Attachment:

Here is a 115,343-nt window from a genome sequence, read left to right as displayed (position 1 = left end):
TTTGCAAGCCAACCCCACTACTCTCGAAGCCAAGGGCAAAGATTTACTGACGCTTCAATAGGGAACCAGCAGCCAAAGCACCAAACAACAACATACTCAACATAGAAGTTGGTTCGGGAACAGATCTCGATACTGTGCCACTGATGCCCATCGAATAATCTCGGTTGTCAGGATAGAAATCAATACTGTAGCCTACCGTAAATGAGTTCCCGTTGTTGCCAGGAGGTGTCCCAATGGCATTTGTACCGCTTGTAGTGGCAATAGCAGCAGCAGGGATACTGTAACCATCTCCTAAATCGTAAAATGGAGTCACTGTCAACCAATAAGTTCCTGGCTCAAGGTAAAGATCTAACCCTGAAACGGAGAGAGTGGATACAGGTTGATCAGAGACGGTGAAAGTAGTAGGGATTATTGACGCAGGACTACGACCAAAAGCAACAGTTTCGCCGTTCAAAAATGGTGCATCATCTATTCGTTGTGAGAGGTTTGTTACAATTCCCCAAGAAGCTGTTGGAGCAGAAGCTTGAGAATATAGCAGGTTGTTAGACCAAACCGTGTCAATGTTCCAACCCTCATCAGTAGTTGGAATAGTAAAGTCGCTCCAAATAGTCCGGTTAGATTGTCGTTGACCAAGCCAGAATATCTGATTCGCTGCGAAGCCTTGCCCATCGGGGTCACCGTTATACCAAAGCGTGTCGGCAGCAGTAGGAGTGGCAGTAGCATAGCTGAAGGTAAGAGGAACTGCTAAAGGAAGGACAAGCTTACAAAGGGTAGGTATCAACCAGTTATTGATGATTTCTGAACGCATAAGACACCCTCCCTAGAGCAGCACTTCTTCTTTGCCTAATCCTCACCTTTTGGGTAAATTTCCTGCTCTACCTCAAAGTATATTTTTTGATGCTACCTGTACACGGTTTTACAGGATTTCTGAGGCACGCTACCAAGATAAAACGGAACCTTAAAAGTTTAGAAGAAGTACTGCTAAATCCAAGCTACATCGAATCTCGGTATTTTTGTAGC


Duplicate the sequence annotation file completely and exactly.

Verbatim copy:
Here is a 115,343-nt window from a genome sequence, read left to right as displayed (position 1 = left end):
TTTGCAAGCCAACCCCACTACTCTCGAAGCCAAGGGCAAAGATTTACTGACGCTTCAATAGGGAACCAGCAGCCAAAGCACCAAACAACAACATACTCAACATAGAAGTTGGTTCGGGAACAGATCTCGATACTGTGCCACTGATGCCCATCGAATAATCTCGGTTGTCAGGATAGAAATCAATACTGTAGCCTACCGTAAATGAGTTCCCGTTGTTGCCAGGAGGTGTCCCAATGGCATTTGTACCGCTTGTAGTGGCAATAGCAGCAGCAGGGATACTGTAACCATCTCCTAAATCGTAAAATGGAGTCACTGTCAACCAATAAGTTCCTGGCTCAAGGTAAAGATCTAACCCTGAAACGGAGAGAGTGGATACAGGTTGATCAGAGACGGTGAAAGTAGTAGGGATTATTGACGCAGGACTACGACCAAAAGCAACAGTTTCGCCGTTCAAAAATGGTGCATCATCTATTCGTTGTGAGAGGTTTGTTACAATTCCCCAAGAAGCTGTTGGAGCAGAAGCTTGAGAATATAGCAGGTTGTTAGACCAAACCGTGTCAATGTTCCAACCCTCATCAGTAGTTGGAATAGTAAAGTCGCTCCAAATAGTCCGGTTAGATTGTCGTTGACCAAGCCAGAATATCTGATTCGCTGCGAAGCCTTGCCCATCGGGGTCACCGTTATACCAAAGCGTGTCGGCAGCAGTAGGAGTGGCAGTAGCATAGCTGAAGGTAAGAGGAACTGCTAAAGGAAGGACAAGCTTACAAAGGGTAGGTATCAACCAGTTATTGATGATTTCTGAACGCATAAGACACCCTCCCTAGAGCAGCACTTCTTCTTTGCCTAATCCTCACCTTTTGGGTAAATTTCCTGCTCTACCTCAAAGTATATTTTTTGATGCTACCTGTACACGGTTTTACAGGATTTCTGAGGCACGCTACCAAGATAAAACGGAACCTTAAAAGTTTAGAAGAAGTACTGCTAAATCCAAGCTACATCGAATCTCGGTATTTTTGTAGC